Wednesday, November 10, 2010

NBC Sitcom Roundup — "Christening," "Gentleman's Intermission," & "Aerodynamics of Gender"

The Office, Season 7 Episode 7 — "Christening"

I try to avoid over-the-top hyperbole when discussing pop culture, and unlike approximately 99.998% of people who can be found posting on internet message forums I don't fling around phrases like "best ever" and "worst ever" unless I truly mean them. That said, "Christening" is without a shadow of a doubt one of the top five worst episodes in the history of The Office. I can't call it the worst of all time — that is and I pray will always remain season six's "The Banker" — but it was really, really bad. I stared at the screen with a stony mask face for approximately 21 of the episode's 22 minutes and when it was done I actually said, out loud, "ugh."

The entire first half of the episode, documenting the christening of little CeCe Halpert, was somehow simultaneously the driest The Office has ever been (and not a good "Dinner Party" sort of dry, but a profoundly boring sort of dry) and cringe-inducingly broad and sitcommy. I'm blown away that the biggest punchline of the first half was actually "the baby pooed a lot!" That's a circa 1982 multi-camera sitcom punchline right there. A laugh track should have sounded. Give me a fucking break, Office.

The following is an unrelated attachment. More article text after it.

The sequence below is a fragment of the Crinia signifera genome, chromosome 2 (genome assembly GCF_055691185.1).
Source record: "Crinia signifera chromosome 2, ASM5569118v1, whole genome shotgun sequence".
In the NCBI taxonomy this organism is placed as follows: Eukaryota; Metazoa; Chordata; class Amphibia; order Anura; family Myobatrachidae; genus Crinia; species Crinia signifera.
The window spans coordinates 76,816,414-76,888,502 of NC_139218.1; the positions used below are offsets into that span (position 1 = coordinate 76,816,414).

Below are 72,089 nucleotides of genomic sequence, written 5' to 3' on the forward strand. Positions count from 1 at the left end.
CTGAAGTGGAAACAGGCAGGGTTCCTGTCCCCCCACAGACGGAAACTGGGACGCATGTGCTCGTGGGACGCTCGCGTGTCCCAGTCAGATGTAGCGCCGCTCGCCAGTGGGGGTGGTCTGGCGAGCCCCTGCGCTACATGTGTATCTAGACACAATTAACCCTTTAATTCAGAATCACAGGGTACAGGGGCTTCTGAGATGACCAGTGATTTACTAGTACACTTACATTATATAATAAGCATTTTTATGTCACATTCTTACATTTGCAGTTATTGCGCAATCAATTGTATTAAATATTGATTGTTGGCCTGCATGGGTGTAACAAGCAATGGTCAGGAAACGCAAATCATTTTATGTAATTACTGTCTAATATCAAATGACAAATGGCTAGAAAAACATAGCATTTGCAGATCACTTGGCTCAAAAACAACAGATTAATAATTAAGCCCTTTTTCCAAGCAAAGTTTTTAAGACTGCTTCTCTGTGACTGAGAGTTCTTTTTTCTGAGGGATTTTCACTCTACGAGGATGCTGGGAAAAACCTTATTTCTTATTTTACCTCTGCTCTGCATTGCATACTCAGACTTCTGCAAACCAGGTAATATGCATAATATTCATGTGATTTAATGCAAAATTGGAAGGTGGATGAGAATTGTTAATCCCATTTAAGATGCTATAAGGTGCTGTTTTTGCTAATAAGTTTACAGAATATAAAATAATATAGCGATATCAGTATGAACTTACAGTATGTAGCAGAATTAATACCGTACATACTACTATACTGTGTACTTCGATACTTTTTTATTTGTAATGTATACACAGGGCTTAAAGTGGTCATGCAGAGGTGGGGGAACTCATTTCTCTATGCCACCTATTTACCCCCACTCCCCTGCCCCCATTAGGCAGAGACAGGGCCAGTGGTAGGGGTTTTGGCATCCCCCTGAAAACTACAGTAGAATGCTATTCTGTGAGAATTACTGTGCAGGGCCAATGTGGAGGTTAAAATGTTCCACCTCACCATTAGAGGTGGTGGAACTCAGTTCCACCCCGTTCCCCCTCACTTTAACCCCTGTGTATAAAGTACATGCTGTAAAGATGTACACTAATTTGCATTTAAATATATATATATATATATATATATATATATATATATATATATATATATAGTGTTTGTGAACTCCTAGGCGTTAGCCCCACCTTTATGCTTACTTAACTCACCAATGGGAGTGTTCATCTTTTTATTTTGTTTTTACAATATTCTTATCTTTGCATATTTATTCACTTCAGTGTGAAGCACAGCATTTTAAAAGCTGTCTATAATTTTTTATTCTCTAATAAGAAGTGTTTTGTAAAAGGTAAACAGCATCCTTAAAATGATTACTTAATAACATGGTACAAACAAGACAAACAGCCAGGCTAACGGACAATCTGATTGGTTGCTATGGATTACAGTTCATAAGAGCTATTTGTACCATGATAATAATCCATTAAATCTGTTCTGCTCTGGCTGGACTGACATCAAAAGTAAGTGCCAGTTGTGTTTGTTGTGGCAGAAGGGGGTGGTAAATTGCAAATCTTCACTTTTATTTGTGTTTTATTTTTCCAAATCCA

Things got marginally more tolerable after the halfway point, key word being "marginally." The second that Michael and Andy hopped on the bus to Mexico it was incredibly obvious to every human being who had seen more than two episodes of The Office that the rest of their subplot was going to play out with them realizing the enormity of their commitment, panicking, and telling them to stop the bus, and then it did, exactly, with no deviation or surprises. Jim suspecting Angela of stealing the baby was more goofily broad sitcom humor, and although it could have been salvaged by lingering on Jim's self-inflicted discomfort at the end when he shouted his accusation, they dropped the ball on that too when they attempted to pass the awkwardness hot potato to Angela by revealing that she had stolen the scones.